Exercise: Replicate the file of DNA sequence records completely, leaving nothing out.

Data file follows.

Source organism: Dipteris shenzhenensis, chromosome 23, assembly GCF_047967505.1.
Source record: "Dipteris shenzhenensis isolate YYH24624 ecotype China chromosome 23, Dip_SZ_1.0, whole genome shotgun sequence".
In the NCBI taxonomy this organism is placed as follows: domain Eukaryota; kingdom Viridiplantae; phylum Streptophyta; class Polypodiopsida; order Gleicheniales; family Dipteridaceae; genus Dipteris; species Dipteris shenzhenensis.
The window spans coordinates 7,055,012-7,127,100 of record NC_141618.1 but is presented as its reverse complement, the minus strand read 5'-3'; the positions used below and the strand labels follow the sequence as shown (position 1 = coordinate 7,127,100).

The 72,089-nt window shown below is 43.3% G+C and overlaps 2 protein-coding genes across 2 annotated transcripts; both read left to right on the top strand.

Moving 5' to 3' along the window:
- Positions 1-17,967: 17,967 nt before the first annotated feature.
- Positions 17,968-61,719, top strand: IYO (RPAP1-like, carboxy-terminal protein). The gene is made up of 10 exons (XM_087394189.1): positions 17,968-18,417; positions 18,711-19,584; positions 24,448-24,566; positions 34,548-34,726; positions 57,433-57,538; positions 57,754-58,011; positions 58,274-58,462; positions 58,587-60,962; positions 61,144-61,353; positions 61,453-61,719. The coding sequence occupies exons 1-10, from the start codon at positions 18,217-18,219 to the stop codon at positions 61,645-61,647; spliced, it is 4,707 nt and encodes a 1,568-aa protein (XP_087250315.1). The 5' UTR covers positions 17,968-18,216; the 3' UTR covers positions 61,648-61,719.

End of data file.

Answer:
Source organism: Dipteris shenzhenensis, chromosome 23, assembly GCF_047967505.1.
Source record: "Dipteris shenzhenensis isolate YYH24624 ecotype China chromosome 23, Dip_SZ_1.0, whole genome shotgun sequence".
In the NCBI taxonomy this organism is placed as follows: domain Eukaryota; kingdom Viridiplantae; phylum Streptophyta; class Polypodiopsida; order Gleicheniales; family Dipteridaceae; genus Dipteris; species Dipteris shenzhenensis.
The window spans coordinates 7,055,012-7,127,100 of record NC_141618.1 but is presented as its reverse complement, the minus strand read 5'-3'; the positions used below and the strand labels follow the sequence as shown (position 1 = coordinate 7,127,100).

The 72,089-nt window shown below is 43.3% G+C and overlaps 2 protein-coding genes across 2 annotated transcripts; both read left to right on the top strand.

Moving 5' to 3' along the window:
- Positions 1-17,967: 17,967 nt before the first annotated feature.
- Positions 17,968-61,719, top strand: IYO (RPAP1-like, carboxy-terminal protein). The gene is made up of 10 exons (XM_087394189.1): positions 17,968-18,417; positions 18,711-19,584; positions 24,448-24,566; positions 34,548-34,726; positions 57,433-57,538; positions 57,754-58,011; positions 58,274-58,462; positions 58,587-60,962; positions 61,144-61,353; positions 61,453-61,719. The coding sequence occupies exons 1-10, from the start codon at positions 18,217-18,219 to the stop codon at positions 61,645-61,647; spliced, it is 4,707 nt and encodes a 1,568-aa protein (XP_087250315.1). The 5' UTR covers positions 17,968-18,216; the 3' UTR covers positions 61,648-61,719.